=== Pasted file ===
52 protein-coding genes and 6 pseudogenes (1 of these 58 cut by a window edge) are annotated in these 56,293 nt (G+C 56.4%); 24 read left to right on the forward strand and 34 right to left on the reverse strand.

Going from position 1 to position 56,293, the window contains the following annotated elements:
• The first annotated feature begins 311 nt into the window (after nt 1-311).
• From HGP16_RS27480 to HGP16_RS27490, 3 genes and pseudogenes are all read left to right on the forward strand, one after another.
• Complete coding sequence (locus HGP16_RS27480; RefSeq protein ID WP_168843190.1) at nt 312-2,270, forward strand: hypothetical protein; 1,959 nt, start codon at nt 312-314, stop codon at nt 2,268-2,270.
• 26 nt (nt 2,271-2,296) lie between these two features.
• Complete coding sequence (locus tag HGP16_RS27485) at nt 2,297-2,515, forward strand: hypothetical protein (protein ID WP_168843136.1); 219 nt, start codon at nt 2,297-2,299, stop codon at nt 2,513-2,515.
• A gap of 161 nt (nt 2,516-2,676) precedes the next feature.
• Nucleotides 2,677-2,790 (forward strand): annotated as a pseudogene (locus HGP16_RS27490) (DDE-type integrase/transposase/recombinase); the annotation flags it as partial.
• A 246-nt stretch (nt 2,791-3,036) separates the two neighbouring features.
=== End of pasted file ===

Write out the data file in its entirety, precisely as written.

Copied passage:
52 protein-coding genes and 6 pseudogenes (1 of these 58 cut by a window edge) are annotated in these 56,293 nt (G+C 56.4%); 24 read left to right on the forward strand and 34 right to left on the reverse strand.

Going from position 1 to position 56,293, the window contains the following annotated elements:
• The first annotated feature begins 311 nt into the window (after nt 1-311).
• From HGP16_RS27480 to HGP16_RS27490, 3 genes and pseudogenes are all read left to right on the forward strand, one after another.
• Complete coding sequence (locus HGP16_RS27480; RefSeq protein ID WP_168843190.1) at nt 312-2,270, forward strand: hypothetical protein; 1,959 nt, start codon at nt 312-314, stop codon at nt 2,268-2,270.
• 26 nt (nt 2,271-2,296) lie between these two features.
• Complete coding sequence (locus tag HGP16_RS27485) at nt 2,297-2,515, forward strand: hypothetical protein (protein ID WP_168843136.1); 219 nt, start codon at nt 2,297-2,299, stop codon at nt 2,513-2,515.
• A gap of 161 nt (nt 2,516-2,676) precedes the next feature.
• Nucleotides 2,677-2,790 (forward strand): annotated as a pseudogene (locus HGP16_RS27490) (DDE-type integrase/transposase/recombinase); the annotation flags it as partial.
• A 246-nt stretch (nt 2,791-3,036) separates the two neighbouring features.